February 17, 2016

India - Rajasthan: Foreign authors were dropped as part of the education department's directive to the textbook rewriting committee

The Times of India

New Rajasthan textbooks drop western writers

TNN | Feb 17, 2016, 01.17 AM IST


• The Class VIII Hindi textbook has also undergone a complete overhaul
• Hindi chapters loaded with Urdu words were dropped as these were difficult for the students, said a member of the textbook committee
• Teachers feel this promotion of local writers will affect the students in national-level competitions  
JAIPUR: The BJP government in Rajasthan has omitted poems by the likes of John Keats, Thomas Hardy, William Blake, T S Eliot and Edward Lear from the revised Class VIII English textbooks. They have been replaced by mostly lesser-known authors whose works have a regional flavour.

So while Hardy's 'When I Set Out For Lyonnesse', Eliot's 'Macavity: The Mystery Cat' and Blake's 'The School Boy' have been dropped, works such as 'My first visit to the bank', 'The Brave Lady of Rajasthan', 'Chittor', 'Sangita the brave girl' have been included in the first lot of revised textbooks that have arrived at state textbook depots in Ajmer, Udaipur, Dausa, Bharatpur and Jaipur.

Last year, Rajasthan had rewritten textbooks from Class I to XII in a period of less than three months. The books that have arrived include those for Class VIII (Hindi, English, Sanskrit, maths) and Class VI (English, Hindi, maths). They have been confined in the godowns of state textbooks depots. Foreign authors were dropped as part of the education department's directive to the textbook rewriting committee to include content that evokes a sense of pride in the state and the country.

Swami Vivekananda's 'The song of the free' and Rabindranath Tagore's 'Where the mind is without fear' are among the additions.

The Class VIII Hindi textbook has also undergone a complete overhaul. Urdu author Ismat Chugtai's short story 'Kamchor' and Hari Shankar Parsai's 'Bus Ki Yatra' have been omitted.

Veteran journalist P Sainath's 'Jaha Pahiya hai'(Where there is a wheel), which talks about bicycles becoming a symbol of women emancipation, was also dropped by the textbook rewriting committee.
"Most of the Hindi chapters that were dropped were loaded with Urdu words, which were difficult for the students to understand," said a member of the textbook committee on condition of anonymity. "We were also directed to strike out those chapters whose theme revolves around a particular faith."

Satyavrat Samvedi, president of Swayamsevi Shikshan Sanstha, a body of private schools affiliated to the Rajasthan Board of Secondary Board, said: "If all new books are based on the same premise of promoting local region, then we are on a different path from other states. This will result in poor performance of our students in national-level competitions."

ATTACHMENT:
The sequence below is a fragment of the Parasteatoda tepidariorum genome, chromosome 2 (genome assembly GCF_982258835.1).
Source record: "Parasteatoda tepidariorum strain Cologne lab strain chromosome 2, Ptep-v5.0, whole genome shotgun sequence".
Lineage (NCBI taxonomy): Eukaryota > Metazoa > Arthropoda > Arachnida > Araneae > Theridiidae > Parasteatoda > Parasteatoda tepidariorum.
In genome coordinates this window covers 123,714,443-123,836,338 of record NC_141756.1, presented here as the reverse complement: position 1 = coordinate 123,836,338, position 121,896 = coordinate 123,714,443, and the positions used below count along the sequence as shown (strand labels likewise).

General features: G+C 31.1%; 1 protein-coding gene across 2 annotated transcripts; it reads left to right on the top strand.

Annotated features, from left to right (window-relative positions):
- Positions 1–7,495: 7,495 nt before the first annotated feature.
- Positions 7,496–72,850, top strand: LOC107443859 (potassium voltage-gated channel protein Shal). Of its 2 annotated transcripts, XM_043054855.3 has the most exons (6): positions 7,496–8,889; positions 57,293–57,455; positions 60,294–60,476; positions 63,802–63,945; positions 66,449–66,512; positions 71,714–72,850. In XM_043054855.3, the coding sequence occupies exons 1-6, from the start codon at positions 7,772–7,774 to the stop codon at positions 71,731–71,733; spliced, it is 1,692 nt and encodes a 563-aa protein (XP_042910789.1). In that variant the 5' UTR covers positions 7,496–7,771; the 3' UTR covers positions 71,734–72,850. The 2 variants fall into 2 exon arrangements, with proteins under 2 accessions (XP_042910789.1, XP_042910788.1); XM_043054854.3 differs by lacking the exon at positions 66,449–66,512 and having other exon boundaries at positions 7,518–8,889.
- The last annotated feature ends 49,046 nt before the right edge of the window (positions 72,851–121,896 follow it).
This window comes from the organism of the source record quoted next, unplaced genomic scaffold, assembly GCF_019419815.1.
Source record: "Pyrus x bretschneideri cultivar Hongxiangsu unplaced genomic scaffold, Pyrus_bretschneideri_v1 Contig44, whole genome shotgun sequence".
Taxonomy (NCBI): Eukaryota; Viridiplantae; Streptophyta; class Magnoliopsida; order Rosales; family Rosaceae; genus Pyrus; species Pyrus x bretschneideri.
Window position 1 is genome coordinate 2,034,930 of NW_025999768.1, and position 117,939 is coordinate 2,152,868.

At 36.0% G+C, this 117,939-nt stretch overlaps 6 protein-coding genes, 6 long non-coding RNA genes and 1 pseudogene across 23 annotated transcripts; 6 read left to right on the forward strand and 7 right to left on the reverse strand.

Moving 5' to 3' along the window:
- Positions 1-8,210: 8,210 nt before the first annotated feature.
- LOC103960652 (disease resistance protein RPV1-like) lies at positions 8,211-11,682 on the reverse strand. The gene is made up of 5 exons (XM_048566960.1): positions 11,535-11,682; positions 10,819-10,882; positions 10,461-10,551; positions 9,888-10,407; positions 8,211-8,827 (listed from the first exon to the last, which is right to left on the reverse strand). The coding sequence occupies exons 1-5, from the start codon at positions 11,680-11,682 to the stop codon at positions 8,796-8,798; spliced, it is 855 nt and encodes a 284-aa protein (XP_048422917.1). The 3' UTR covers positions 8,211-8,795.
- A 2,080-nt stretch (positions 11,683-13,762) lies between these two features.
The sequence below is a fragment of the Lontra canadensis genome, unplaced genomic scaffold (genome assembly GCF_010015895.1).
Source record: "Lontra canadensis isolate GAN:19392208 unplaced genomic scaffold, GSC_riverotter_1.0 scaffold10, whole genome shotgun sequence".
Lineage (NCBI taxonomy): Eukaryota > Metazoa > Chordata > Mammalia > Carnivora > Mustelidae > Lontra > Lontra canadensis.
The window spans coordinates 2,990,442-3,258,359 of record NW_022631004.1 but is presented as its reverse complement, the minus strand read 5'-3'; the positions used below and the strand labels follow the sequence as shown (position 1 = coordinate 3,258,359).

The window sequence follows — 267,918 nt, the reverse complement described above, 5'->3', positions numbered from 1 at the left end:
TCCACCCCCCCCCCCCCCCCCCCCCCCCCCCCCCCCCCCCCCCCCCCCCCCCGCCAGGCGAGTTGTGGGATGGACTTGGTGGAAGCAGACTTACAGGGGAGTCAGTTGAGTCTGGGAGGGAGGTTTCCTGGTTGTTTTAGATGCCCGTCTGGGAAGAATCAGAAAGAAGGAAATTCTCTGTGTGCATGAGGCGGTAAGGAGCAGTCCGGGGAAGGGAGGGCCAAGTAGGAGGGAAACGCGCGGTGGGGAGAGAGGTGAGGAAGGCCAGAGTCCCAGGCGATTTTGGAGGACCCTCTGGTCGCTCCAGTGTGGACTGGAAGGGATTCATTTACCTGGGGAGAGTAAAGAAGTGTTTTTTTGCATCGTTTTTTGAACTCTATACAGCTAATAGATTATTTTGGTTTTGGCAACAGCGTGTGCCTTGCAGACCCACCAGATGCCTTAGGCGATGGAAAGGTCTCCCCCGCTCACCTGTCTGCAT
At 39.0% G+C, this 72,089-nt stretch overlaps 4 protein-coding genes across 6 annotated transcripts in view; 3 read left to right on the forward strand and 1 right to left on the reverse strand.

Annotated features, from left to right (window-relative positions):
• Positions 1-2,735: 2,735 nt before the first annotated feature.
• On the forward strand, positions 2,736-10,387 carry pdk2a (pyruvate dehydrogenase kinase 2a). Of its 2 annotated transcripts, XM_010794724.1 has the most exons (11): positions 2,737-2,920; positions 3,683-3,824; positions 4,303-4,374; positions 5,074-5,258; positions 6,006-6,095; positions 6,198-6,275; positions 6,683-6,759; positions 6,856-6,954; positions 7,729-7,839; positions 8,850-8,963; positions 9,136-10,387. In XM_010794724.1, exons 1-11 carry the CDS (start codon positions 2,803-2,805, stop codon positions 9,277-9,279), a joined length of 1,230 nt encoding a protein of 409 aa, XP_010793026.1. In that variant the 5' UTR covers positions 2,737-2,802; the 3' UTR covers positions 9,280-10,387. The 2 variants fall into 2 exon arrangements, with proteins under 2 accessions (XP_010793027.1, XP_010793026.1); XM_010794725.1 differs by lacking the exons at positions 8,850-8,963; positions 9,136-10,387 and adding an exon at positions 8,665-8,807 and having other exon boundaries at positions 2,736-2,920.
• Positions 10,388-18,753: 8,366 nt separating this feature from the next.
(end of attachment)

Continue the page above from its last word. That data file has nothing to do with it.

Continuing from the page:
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[See also a report from January 2016]

Hindustan Times

Saffronisation? Raje scraps Cong textbooks, spends Rs 37 cr on new ones

Rakesh Goswami, Hindustan Times, New Delhi | Updated: Jan 20, 2016 07:45 IST

The RSTB floated online tenders for auction of old books – including the ones which were printed only 3 years back in 2012-13 – in November. The MRP of these books, as per the tender notice, is Rs 2.05 crore but the bid price is Rs 30 lakh.

The Rajasthan government is spending around Rs 37 crore on printing new textbooks for classes 1 to 8 as part of its larger plan to include historical figures such as Maharaja Surajmal, Hemu Kalani and Govind Guru, glorify warrior-kings such as Maharana Pratap, and question the greatness of “invaders” such as Mughal emperor Akbar in its social sciences content.

From academic session 201617, all 36 books being taught in the primary and upper-primary classes will be based on a new agenda that critics have described as saffronisation.

Rajasthan’s school syllabus was changed only two years ago, during the Congress government’s regime. In 2012-13, new textbooks were introduced for all subjects pertaining to classes 1, 3 and 5, and modified social sciences textbooks were prescribed for students of classes 6 and 7. Later, in 2013-14, new textbooks were introduced for all subjects in classes 2 and 4, and a new social sciences textbook was brought in for class 8. All that has now been scrapped, with the Rajasthan State Textbook Board (RSTB) auctioning off the books.

“Textbooks up to 2012-13, which are now obsolete, have been auctioned to clear our warehouses. We are printing 5.66 crore new textbooks for classes 1 to 8, and need space to store them,” said RSTB secretary Deepti Kachhawaha. The board will also print 1.23 crore textbooks for classes 9 and 11 in accordance with the new syllabus.

Rajasthan (primary and secondary) education minister Vasudev Devnani had courted controversy earlier over his plans to introduce Surya Namaskar and Saraswati Vandana in government schools.

Unfazed by the criticism over the new textbooks, Devnani had told HT in an earlier interview that he was merely correcting distorted history and promoting Indian culture and values among students.

“There is no saffronisation. Education should be above politics or religion. Some people with vested interests are politicising the issue,” he had said.

However, educationists have termed the decision as the “Hinduisation of education”.

“It is in the nature of right-wing forces to attack the education system when they come to power. This time, the nature of change is different because they are in power at the Centre too. They have come out openly against the idea of composite culture and secularity,” said Dr Rajiv Gupta, former head of Sociology, University of Rajasthan.